Return to Transcripts main page


Castro Held on $8 Million Bond; Castro's Daughter Speaks; Jodi Arias, Convicted and Committed

Aired May 10, 2013 - 05:00   ET


ZORAIDA SAMBOLIN, CNN ANCHOR: Confession. Reports that Ariel Castro confesses to some things.

Details of a decade of torture and torment for three captive women are emerging and they are horrific. We have the latest live from Cleveland.

And a CNN exclusive, shot and devastated by all the revelation. Ariel Castro's daughter speaks for the very first time.

JOHN BERMAN, CNN ANCHOR: Then, first, Jodi Arias is put on suicide watch after her murder conviction and now, she's in the psych ward. So what prompted this move? That is coming up.

Good morning, everyone. Welcome to this special edition of EARLY START. I'm John Berman in New York.

SAMBOLIN: Nice to see you, John.

I'm Zoraida Sambolin live in Cleveland. It's Friday, May 10th. It is 5:00 a.m. in the East.

We begin with horrifying details about the private hell those three women endured for 10 long years inside this house on Seymour Avenue right behind me.

Prosecutors say Ariel Castro operated a private prison and torture chamber right inside his home. He is being held on $8 million bond this morning, charged with kidnapping and rape. And an aggravated murder charge could come next for the alleged killing of fetuses as well.

And we have a CNN exclusive this morning: the daughter closest to Ariel Castro speaking out about the charges against her father. Listen to her describe the moment when she learned he had been arrested.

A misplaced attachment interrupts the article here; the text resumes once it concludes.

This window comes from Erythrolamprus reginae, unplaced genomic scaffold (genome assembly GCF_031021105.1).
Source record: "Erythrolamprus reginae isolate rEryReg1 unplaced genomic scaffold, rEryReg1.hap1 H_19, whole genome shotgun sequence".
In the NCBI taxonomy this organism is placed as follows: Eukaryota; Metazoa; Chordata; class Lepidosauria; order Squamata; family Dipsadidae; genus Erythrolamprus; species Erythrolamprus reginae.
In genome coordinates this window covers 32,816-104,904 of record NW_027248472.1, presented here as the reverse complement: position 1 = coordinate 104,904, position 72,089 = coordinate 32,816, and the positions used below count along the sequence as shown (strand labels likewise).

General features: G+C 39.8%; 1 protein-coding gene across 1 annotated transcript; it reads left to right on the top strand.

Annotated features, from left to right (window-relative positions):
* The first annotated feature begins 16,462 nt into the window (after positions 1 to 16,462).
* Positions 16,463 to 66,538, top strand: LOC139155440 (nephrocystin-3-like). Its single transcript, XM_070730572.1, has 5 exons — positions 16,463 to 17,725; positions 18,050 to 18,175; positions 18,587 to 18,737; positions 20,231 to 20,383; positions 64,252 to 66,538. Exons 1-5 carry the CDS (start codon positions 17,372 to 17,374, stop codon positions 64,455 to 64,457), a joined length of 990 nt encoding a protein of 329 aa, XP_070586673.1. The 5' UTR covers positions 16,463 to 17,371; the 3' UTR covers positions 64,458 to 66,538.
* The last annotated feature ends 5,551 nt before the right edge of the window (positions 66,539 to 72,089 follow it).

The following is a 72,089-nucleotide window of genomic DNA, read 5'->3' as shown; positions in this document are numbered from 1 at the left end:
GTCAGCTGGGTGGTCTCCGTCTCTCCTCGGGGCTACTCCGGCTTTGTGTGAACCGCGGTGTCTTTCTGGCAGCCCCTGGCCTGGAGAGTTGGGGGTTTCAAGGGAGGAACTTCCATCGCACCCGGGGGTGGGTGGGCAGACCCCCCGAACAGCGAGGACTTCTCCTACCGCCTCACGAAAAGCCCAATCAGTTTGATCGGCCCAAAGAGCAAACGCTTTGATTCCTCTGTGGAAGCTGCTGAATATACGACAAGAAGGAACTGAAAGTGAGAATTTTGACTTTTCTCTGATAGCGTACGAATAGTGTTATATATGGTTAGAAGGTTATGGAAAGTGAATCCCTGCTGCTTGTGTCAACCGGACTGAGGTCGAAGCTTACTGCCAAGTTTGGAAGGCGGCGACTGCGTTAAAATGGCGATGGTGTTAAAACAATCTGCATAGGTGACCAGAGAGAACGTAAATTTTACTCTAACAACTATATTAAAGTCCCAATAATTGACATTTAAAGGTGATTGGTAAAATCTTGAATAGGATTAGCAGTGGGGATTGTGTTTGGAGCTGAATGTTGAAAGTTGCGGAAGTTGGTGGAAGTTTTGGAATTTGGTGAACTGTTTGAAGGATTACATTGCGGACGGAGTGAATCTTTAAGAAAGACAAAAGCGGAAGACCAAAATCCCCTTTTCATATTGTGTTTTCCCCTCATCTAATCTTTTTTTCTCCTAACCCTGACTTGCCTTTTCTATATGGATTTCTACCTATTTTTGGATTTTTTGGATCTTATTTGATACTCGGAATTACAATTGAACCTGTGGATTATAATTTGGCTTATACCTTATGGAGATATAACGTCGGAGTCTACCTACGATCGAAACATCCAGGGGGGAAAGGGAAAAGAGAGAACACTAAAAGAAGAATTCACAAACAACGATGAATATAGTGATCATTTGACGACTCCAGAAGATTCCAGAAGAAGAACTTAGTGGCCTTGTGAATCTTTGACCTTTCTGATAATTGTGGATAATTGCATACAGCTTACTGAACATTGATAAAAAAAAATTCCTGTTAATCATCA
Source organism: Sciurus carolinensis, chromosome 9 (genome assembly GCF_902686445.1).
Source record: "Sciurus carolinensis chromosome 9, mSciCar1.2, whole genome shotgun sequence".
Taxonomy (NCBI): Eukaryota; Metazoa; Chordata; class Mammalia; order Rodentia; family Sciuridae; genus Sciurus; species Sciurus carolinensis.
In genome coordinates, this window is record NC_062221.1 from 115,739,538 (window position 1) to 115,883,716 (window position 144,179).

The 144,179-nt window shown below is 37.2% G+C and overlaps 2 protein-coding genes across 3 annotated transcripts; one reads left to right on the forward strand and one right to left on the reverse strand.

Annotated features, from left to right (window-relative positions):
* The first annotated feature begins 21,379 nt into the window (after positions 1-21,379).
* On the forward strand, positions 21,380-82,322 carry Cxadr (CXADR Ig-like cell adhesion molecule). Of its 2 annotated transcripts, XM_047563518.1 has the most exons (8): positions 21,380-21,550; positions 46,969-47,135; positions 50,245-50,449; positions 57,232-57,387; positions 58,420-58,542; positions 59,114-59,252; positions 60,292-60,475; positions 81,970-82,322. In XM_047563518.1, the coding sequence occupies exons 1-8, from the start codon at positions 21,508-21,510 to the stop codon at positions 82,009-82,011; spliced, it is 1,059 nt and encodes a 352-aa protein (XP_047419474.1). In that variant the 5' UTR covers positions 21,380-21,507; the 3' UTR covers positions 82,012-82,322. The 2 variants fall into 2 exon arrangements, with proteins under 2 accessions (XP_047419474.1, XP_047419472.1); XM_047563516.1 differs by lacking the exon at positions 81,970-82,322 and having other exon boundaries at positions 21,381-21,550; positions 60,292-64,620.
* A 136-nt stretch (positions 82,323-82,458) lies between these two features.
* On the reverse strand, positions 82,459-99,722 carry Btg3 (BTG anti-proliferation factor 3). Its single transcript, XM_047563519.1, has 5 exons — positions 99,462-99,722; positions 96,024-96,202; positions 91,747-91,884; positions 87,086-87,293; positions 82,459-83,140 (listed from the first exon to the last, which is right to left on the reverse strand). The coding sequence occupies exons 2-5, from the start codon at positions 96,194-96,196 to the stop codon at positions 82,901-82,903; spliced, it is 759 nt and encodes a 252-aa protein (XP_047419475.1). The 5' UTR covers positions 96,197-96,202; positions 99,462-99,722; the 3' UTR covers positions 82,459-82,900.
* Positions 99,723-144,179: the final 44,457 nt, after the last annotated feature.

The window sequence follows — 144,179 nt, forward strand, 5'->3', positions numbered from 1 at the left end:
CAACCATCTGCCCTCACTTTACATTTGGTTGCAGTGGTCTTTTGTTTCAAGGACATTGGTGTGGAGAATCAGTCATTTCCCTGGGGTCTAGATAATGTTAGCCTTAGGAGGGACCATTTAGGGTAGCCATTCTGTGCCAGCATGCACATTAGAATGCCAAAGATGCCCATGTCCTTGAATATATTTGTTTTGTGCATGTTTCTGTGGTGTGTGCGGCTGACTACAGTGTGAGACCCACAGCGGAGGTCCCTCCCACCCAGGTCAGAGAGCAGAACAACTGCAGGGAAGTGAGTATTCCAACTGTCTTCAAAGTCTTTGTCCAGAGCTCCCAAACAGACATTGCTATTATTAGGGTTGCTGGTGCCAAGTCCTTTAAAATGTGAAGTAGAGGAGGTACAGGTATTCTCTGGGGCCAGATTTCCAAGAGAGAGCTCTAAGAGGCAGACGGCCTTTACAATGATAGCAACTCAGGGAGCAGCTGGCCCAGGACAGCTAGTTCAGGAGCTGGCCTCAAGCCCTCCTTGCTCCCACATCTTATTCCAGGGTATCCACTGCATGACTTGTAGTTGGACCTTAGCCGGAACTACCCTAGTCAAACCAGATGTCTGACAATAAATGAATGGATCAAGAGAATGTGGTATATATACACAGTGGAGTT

ANGIE GREGG, ARIEL CASTRO'S DAUGHTER: It feels like everything crashed down. Like, I just wanted to melt into the floor, like, I just wanted to die. I have no problem cutting him out of my life. I have no problem doing that. I never want to see him again.

(END VIDEO CLIP) SAMBOLIN: We'll have much more of that exclusive interview with Ariel Castro's daughter. That is coming up in just a moment.

But, first, more on Castro's day in court, an exclusive look into the backyard of his home and his past.

Let's go live to Pamela Brown. She's right outside the home of the freed kidnapped victim Gina DeJesus.

Good morning to you, Pam.


As the women heal and recover, we hear from sources that Ariel Castro has confessed to at least some of his actions related to his behavior toward these women over the past decade.


BROWN (voice-over): These exclusive pictures obtained by CNN give us the first glimpse into Ariel Castro's backyard, though much of it is obscured by tarps, you can see junks strewn all around. And this eerie image of a white cross spotted by a neighbor.

At his first court appearance, Castro looked despondent, repeatedly looking down and seemingly making eye contact with no one.

TIMOTHY J. MCGINTY, CUYAHOGA COUNTY PROSECUTOR: We evaluate whether to seek charges eligible for the death penalty.

BROWN: Following his arraignment, Cuyahoga County prosecutor Tim McGinty made it clear additional charges could likely be added. Castro already faces four counts of kidnapping and three counts of rape.